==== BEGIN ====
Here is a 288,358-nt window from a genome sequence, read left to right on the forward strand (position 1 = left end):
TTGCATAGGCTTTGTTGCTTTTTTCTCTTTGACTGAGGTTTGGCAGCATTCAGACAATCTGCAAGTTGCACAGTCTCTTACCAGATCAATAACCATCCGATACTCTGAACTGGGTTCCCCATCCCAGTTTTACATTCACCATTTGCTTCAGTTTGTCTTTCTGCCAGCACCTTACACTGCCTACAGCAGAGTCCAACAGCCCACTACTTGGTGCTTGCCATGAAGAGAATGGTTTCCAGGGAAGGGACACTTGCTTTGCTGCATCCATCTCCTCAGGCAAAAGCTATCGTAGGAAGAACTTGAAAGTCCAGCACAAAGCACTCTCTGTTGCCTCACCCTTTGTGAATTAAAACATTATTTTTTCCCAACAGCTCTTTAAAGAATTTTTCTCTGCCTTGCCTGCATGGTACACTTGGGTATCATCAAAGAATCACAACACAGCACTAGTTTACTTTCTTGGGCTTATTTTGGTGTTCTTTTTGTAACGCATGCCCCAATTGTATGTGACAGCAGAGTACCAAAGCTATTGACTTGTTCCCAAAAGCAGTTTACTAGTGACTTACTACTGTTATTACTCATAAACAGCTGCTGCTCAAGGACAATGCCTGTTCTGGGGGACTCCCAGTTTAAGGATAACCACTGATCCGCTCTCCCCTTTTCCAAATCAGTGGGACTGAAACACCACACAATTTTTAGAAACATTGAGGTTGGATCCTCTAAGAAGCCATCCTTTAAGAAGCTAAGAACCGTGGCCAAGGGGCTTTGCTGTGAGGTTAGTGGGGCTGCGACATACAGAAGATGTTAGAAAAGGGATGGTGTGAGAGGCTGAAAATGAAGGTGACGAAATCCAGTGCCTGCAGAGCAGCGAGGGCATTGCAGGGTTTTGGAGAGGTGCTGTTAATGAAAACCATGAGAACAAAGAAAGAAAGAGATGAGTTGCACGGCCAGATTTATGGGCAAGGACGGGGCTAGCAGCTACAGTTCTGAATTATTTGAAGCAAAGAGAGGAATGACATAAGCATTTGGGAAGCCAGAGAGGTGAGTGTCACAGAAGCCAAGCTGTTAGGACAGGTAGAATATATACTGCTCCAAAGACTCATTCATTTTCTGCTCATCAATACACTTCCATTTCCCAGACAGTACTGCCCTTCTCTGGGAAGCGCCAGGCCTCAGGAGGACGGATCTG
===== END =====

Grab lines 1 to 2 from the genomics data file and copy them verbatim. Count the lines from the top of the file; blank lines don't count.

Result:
Here is a 288,358-nt window from a genome sequence, read left to right on the forward strand (position 1 = left end):
TTGCATAGGCTTTGTTGCTTTTTTCTCTTTGACTGAGGTTTGGCAGCATTCAGACAATCTGCAAGTTGCACAGTCTCTTACCAGATCAATAACCATCCGATACTCTGAACTGGGTTCCCCATCCCAGTTTTACATTCACCATTTGCTTCAGTTTGTCTTTCTGCCAGCACCTTACACTGCCTACAGCAGAGTCCAACAGCCCACTACTTGGTGCTTGCCATGAAGAGAATGGTTTCCAGGGAAGGGACACTTGCTTTGCTGCATCCATCTCCTCAGGCAAAAGCTATCGTAGGAAGAACTTGAAAGTCCAGCACAAAGCACTCTCTGTTGCCTCACCCTTTGTGAATTAAAACATTATTTTTTCCCAACAGCTCTTTAAAGAATTTTTCTCTGCCTTGCCTGCATGGTACACTTGGGTATCATCAAAGAATCACAACACAGCACTAGTTTACTTTCTTGGGCTTATTTTGGTGTTCTTTTTGTAACGCATGCCCCAATTGTATGTGACAGCAGAGTACCAAAGCTATTGACTTGTTCCCAAAAGCAGTTTACTAGTGACTTACTACTGTTATTACTCATAAACAGCTGCTGCTCAAGGACAATGCCTGTTCTGGGGGACTCCCAGTTTAAGGATAACCACTGATCCGCTCTCCCCTTTTCCAAATCAGTGGGACTGAAACACCACACAATTTTTAGAAACATTGAGGTTGGATCCTCTAAGAAGCCATCCTTTAAGAAGCTAAGAACCGTGGCCAAGGGGCTTTGCTGTGAGGTTAGTGGGGCTGCGACATACAGAAGATGTTAGAAAAGGGATGGTGTGAGAGGCTGAAAATGAAGGTGACGAAATCCAGTGCCTGCAGAGCAGCGAGGGCATTGCAGGGTTTTGGAGAGGTGCTGTTAATGAAAACCATGAGAACAAAGAAAGAAAGAGATGAGTTGCACGGCCAGATTTATGGGCAAGGACGGGGCTAGCAGCTACAGTTCTGAATTATTTGAAGCAAAGAGAGGAATGACATAAGCATTTGGGAAGCCAGAGAGGTGAGTGTCACAGAAGCCAAGCTGTTAGGACAGGTAGAATATATACTGCTCCAAAGACTCATTCATTTTCTGCTCATCAATACACTTCCATTTCCCAGACAGTACTGCCCTTCTCTGGGAAGCGCCAGGCCTCAGGAGGACGGATCTG